The Secretary compared the AECS network situation to the case of LDWS when a Contracting Party changes its road marking: the embedded system would then have to comply with a situation not covered by the approval. OICA hence feared problems of responsibility and user claims, should the AECS be unable to function because of network breakdown.


  • Part II: need to check the relevant requirements for M1 and N1 categories as the scopes of UN R94/95 have to be considered.
  • Part III to be re discussed with regard to:
    • o Scope according to UN R94/95
    • o Need of the repetition of the Part I requirements.
  • Problem of network lifetime to be kept in mind.

The European Commission questioned the change of name of the E-Call: the expert found it simple to use terms already present in existing standards.

Secretary explained that the proposed name was derived from the Russian proposal WP29/2013/67, and had the advantage of making an easy difference between the device as a separate component and the fully integrated system.

Russia said that the group should avoid using terms associated to existing specific systems. As an example GPS should be called GNSS. Russia supported the acronyms AECS and AECD.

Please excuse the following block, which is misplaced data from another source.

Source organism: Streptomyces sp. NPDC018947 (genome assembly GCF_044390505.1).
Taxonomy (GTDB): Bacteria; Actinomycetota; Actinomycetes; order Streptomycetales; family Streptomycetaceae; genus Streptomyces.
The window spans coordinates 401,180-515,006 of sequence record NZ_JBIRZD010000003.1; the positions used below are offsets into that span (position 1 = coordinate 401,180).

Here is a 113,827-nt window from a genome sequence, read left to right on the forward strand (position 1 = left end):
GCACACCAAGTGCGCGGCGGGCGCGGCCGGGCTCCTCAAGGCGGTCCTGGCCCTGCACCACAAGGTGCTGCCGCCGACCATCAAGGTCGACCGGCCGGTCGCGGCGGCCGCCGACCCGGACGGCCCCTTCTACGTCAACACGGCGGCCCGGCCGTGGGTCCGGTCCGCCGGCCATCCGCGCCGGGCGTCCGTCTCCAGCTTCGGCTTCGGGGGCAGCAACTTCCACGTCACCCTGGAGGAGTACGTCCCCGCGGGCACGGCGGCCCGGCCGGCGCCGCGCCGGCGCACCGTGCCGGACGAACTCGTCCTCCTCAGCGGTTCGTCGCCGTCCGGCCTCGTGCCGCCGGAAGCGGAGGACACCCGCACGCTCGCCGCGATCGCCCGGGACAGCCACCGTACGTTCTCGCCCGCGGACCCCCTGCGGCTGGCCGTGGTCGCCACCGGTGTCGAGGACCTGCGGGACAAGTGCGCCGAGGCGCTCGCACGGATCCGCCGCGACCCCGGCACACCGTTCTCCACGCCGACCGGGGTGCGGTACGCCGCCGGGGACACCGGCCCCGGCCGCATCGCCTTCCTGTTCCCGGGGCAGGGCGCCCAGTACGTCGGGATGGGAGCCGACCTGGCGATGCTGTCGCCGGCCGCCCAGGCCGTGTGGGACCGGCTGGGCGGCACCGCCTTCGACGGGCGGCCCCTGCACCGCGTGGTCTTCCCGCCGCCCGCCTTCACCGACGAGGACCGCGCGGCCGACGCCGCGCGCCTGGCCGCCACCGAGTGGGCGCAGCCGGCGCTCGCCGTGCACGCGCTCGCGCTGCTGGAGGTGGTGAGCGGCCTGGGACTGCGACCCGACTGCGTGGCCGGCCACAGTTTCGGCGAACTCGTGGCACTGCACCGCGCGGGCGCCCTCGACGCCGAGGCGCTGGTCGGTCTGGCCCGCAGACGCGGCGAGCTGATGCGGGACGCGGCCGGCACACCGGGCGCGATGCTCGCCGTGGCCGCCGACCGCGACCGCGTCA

Russia pointed out the loss of not referring to 2 GNSSs in the definition and argued that there is a need for e.g. compatibility to two mobile phone networks. OICA challenged the obligation of compliance with 2 GNSSs because connecting to two different GNSSs is not necessary everywhere.

It was recommended not addressing the definitions now, and rather focusing on requirements, and seeing the definitions when looking or after having looked at the requirements.

Conclusion: recommendation adopted, informal group to start the revision of the requirements.

Paragraph 6.1. (EMC), Paragraph 6.2. (climate resistance) and 6.3. (mechanical resistance)

OICA informed that the 05 series of Regulation No. 10 will be ready very soon, and found that requirements for EMC are not necessary as it is common to the vehicle.

Russia found necessary to keep a reference to UN R10.

Conclusion: need for provisions that the AECD is not affected by electromagnetic field with reference to ISO-7637. Item to be confirmed at next meeting, together with replacement of paragraphs 6.1.1. and 6.1.2. and 6.1.3 with relevant references.

OICA questioned the presence of requirements on climate and mechanical resistance because other systems in vehicles do not have such requirements. This does not exist for e.g. lighting devices.